bing track

Protecting Patient Data – A Healthy Obsession


As a Site Reliability Engineer for Modernizing Medicine’s Electronic Medical Assistant® (EMA™), I have the unique obsession of constantly thinking about how we protect patient data, not only for compliance purposes, but also, quite simply, because our clients and their patients expect their personal data to be protected and it’s the right thing to do. Any update or enhancement to EMA EMR or our systems triggers an analysis about how it will affect our ability to protect patient data.

Securing patient data generally falls within the following three categories:

1. Verifying the user has the rights to access the data he or she is requesting
2. Securing the data “at rest”
3. Securing the data “in transit”

Being deployed in the cloud poses some extra security challenges to ensure data is protected through its lifecycle.

EMA is built from the ground up with security in the forefront of our mind. Within EMA, there’s a security framework that ensures a user has rights to access requested data, and ALL requests to EMA pass through this framework. This protects patient data by restricting the user to only see the data he or she has rights to, and hiding all other data.  This security framework overrides any potential misconfiguration or issue within EMA itself, so even if somehow there’s a request for information that the user should not see, the request will be denied.

Securing data “at rest” means we encrypt all patient data when it’s not being accessed (i.e. on disk or other physical media). This encryption makes our data unreadable to any entity outside of our organization that would happen to gain access to our equipment. All data is protected by closely guarded “keys,” and without the proper key, the media is unreadable. For instance, a technician performing maintenance to our infrastructure would not be able to read our data even if he removed physical disks. All of our data is stored encrypted, as well as our files, our backups and the backups of our backups.  This is extremely important in the cloud as equipment is maintained by a third party.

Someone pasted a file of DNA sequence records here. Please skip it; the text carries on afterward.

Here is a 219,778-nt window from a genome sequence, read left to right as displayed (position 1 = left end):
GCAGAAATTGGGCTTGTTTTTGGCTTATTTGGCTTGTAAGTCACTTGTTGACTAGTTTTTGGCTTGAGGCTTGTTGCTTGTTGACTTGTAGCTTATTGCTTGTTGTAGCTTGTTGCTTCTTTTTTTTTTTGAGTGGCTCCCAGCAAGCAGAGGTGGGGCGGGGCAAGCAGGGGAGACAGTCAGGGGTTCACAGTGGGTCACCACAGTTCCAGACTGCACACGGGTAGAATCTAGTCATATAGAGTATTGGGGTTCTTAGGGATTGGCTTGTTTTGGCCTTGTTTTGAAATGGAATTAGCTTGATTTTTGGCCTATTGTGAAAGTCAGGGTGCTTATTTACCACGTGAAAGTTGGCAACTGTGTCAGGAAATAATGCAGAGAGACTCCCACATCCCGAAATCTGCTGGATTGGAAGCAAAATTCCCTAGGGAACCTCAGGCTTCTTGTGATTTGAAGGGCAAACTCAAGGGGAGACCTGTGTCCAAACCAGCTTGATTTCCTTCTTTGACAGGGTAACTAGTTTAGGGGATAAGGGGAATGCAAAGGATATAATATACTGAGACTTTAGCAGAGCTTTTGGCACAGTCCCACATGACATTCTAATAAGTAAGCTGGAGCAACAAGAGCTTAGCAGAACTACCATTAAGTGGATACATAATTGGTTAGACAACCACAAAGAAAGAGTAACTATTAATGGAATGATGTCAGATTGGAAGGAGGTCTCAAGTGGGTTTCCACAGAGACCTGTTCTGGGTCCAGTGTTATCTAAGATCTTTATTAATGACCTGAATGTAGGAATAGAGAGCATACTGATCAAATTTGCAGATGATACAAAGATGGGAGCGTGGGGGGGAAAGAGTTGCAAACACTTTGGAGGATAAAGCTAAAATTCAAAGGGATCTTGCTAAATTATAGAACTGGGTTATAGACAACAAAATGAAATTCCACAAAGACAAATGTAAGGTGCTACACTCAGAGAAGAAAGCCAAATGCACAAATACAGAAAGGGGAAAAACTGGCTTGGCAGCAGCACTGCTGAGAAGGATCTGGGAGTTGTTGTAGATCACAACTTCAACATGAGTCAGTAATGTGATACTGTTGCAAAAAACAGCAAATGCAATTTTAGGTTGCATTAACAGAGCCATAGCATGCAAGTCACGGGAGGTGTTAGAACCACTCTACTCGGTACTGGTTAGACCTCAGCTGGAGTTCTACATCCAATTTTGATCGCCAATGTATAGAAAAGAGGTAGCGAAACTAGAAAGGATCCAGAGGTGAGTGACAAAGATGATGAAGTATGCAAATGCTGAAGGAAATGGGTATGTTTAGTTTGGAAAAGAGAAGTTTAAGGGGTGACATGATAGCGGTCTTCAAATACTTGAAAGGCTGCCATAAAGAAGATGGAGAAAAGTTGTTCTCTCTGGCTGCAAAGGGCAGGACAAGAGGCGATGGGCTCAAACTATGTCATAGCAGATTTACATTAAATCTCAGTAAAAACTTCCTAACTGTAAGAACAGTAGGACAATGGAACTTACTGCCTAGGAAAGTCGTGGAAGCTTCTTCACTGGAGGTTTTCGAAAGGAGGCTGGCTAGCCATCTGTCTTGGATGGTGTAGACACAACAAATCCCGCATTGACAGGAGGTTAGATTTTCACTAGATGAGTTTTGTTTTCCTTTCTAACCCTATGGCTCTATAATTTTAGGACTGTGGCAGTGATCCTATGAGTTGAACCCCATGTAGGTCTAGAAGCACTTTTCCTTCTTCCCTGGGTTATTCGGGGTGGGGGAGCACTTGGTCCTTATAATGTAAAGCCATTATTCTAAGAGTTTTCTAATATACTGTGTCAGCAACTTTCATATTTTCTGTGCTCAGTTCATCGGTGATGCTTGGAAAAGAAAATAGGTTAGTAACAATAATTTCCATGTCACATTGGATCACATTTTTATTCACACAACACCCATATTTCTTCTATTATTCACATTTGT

Data “in transit” refers to information moving between servers. Technology exists to “eavesdrop” on a computer network, similar to listening in on a phone conversation.  One of the most noticeable tools that companies use to address this is the Secure Sockets Layer (SSL) – you will see a lock on your web browser if the site is using SSL. We use high-grade SSL encryption between your browser and our servers, which makes the conversation between you and us “private.” But what happens when data is transferred internally between our servers? That data is also encrypted. For instance, we replicate all data to servers locally, and also across the country to provide high availability to our users. All replication traffic is encrypted, even when we replicate across the county. We verify and test that our encryption is working, using tools to “eavesdrop” and verify that we cannot see any patient data while we are eavesdropping.

We recognize the importance of protecting patient data, and continually research to find new methodologies to maximize the strength of our security tools while adding the minimal amount of complexity to our systems and EMA. This is our obligation to our users and the expectation of patients.

If you want to learn more, please tune in to the live webinar “Modernizing Medicine, a SaaS solution running on Amazon AWS” hosted by Continuent on Thursday, September 19, 1:00pm EDT (10:00am PDT). I’ll be speaking with Edward Archibald, CTO, Continuent. Click here to learn more.